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Friday, July 5, 2013

"Cardiac anaphylaxis" after IM epinephrine?

Can IM epinephrine, at the proper dose, cause an MI? A lot of paramedics worry about this, and, as a result, under-treat anaphylaxis. This is a problem, since this is one of the small group of problems where paramedics can truly save a life.

Another example: whatever this guy is doing (source)
Of course, some of the previous descriptions of complications after epinephrine therapy involve mistakes in dosing or route. For example, this case report states that a young woman developed an AMI after getting "low-dose" epinephrine. Well, she actually received 100 µg IV, or 0.1 mg, which is about ten times what these allergy experts used in their study

"Start at 5-15 µg/min"
NOT 100µg/min.
Or even worse - how about giving 2mg epi IV instead of Narcan! Can you imagine the paperwork you would have to fill out after doing that?



A recent case report might cause some EMS providers to worry about administering the appropriate IM dose of 0.3 mg. I don't think that it should - let me explain more.

"Cardiac anaphylaxis: A case of acute ST-segment elevation myocardial infarction after IM epinephrine for anaphylactic shock."

This case report describes the clinical course of a middle-aged gentleman:

A 62-year-old male smoker with no other comorbidities presented to emergency department at 6 am with complaints of generalized pruritus and shortness of breath after taking diclofenac for toothache 1 hour back. On examination, pulse was 97/min; blood pressure, 84/60 mm Hg; jvp, normal; cardiovascular system, unremarkable; respiratory system, rhonchi bilaterally.
Sounds like anaphylaxis! The  ECG, before epinephrine, showed:

"Nonspecific [ECG] changes on arrival"
He then received 1 mg epinephrine IM, which is 3 times the recommended dose. Interestingly, they describe the IM administration as having been given over 5 minutes.

A second ECG was obtained after the patient developed chest pain:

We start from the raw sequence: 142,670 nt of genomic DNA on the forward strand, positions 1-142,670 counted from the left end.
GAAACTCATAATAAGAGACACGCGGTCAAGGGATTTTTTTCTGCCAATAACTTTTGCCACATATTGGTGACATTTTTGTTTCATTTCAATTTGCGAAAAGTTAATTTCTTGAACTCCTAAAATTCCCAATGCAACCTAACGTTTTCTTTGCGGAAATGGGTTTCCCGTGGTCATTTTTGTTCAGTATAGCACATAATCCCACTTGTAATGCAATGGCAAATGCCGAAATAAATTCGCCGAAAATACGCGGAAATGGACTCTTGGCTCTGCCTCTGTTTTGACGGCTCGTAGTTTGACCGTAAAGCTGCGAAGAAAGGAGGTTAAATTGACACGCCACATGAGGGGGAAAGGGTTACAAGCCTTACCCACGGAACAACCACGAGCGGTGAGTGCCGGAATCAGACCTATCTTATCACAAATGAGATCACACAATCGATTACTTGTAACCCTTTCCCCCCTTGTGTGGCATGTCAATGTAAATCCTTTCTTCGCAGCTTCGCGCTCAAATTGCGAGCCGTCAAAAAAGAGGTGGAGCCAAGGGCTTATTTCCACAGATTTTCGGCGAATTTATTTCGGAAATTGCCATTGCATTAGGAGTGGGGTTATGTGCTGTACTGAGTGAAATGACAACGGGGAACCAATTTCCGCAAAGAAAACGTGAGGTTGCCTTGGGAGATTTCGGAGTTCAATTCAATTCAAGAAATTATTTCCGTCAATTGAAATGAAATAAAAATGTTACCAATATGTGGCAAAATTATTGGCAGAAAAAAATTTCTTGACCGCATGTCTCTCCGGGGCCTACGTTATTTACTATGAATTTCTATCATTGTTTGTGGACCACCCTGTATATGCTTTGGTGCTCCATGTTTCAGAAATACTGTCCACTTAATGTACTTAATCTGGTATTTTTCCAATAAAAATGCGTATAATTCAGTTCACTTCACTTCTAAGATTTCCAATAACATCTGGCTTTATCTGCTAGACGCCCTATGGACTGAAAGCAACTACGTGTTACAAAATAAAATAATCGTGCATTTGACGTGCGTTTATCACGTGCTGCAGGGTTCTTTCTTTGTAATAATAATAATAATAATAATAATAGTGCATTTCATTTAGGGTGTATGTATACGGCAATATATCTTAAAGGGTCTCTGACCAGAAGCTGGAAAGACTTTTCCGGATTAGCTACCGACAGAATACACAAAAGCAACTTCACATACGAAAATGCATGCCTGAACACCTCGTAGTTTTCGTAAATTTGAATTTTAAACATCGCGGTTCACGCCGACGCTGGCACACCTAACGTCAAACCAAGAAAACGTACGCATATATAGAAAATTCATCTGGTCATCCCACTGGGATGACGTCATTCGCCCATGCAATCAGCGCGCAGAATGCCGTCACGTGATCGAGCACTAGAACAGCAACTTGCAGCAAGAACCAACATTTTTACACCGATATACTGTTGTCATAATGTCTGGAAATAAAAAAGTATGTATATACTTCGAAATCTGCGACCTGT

He underwent PCI, and a thrombus was sucked out of his LAD. He ended up doing well.

Was the STEMI really due to the epinephrine?
I'm not so sure - take a closer look at the initial, "non-specific," ECG:
Close up of V1-V3
That looks like quite a bit of ST elevation, especially relative to the QRS, in V2 and V3. But why would someone have a STEMI before getting epinephrine?

Well, sometimes anaphylaxis itself can cause an MI. It's called Kounis Syndrome, and there a number of case reports out there:

Acute coronary syndrome triggered by honeybee sting: a case report.

ST-segment elevation myocardial infarction following a hymenoptera (bee) sting.

Acute anterior myocardial infarction after multiple bee stings.

The Bottom Line
The authors acknowledge this possibility, and also acknowledge that epinephrine-related MI is not typical.
Acute myocardial infarction (MI) following anaphylaxis ("cardiac anaphylaxis") is rare. Epinephrine causing ST elevation in these anaphylactic patients is even more rare.
 In this case, I wonder about the initial "nonspecific" ECG, and the role of epinephrine in causing his STEMI.  Despite the authors' certainty that "high-dose epinephrine 1 mg (1:1000) IM has triggered the formation of a thrombus in the left anterior descending artery," I wonder if the STEMI was underway before they gave the epinephrine. 

What do you think?

1 comment:

  1. Posted by RogueMedic:

    There does appear to be ST elevation in contiguous leads.

    If they are going to obtain a 12 lead, why accept non-specific for the changes and then push 1,000 mcg, rather than 300 mcg or less?

    If there is any concern about STEMI, or NSTEMI, a lower dose would be the thing to do - not a higher dose.

    As for the first image, he is helping her find her shoe and he has to take his shirt off to do that, obviously.

    ReplyDelete